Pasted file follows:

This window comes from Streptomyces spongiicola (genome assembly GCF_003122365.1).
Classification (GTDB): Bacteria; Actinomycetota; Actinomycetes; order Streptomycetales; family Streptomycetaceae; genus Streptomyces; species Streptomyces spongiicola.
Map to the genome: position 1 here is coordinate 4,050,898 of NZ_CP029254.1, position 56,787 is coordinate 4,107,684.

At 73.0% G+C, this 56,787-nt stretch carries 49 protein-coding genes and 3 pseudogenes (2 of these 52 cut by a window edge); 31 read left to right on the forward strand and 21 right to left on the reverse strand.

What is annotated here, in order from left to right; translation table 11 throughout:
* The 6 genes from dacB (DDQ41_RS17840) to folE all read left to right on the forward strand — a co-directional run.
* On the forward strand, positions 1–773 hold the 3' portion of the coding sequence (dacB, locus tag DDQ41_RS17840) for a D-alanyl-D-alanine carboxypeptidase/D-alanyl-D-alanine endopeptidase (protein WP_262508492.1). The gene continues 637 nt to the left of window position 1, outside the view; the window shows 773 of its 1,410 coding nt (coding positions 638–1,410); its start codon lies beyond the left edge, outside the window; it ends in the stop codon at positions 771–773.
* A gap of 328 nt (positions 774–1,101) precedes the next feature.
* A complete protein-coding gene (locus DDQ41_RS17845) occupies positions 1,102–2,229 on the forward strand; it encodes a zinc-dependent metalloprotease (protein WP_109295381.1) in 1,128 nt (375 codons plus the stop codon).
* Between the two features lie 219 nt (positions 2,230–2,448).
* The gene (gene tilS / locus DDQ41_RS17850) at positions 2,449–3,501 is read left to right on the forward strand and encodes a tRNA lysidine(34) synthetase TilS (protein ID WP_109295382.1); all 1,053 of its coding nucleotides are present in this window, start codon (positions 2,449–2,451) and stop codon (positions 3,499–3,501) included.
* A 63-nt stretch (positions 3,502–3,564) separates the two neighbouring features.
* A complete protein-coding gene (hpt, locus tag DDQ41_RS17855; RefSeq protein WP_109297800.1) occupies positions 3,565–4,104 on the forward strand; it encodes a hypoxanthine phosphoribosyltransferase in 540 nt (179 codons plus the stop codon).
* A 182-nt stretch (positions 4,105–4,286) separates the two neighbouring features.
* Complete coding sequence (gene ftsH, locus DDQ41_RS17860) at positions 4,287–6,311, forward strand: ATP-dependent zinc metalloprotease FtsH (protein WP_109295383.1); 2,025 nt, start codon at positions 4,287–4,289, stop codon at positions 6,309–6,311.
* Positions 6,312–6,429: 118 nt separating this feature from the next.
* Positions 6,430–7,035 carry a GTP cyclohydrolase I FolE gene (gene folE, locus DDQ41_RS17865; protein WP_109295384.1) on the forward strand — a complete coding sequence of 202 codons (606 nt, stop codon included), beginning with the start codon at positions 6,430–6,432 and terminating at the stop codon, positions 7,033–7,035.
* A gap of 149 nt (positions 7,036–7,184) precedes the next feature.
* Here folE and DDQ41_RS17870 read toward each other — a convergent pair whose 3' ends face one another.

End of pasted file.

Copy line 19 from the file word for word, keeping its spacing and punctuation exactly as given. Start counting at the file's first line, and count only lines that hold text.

* Here folE and DDQ41_RS17870 read toward each other — a convergent pair whose 3' ends face one another.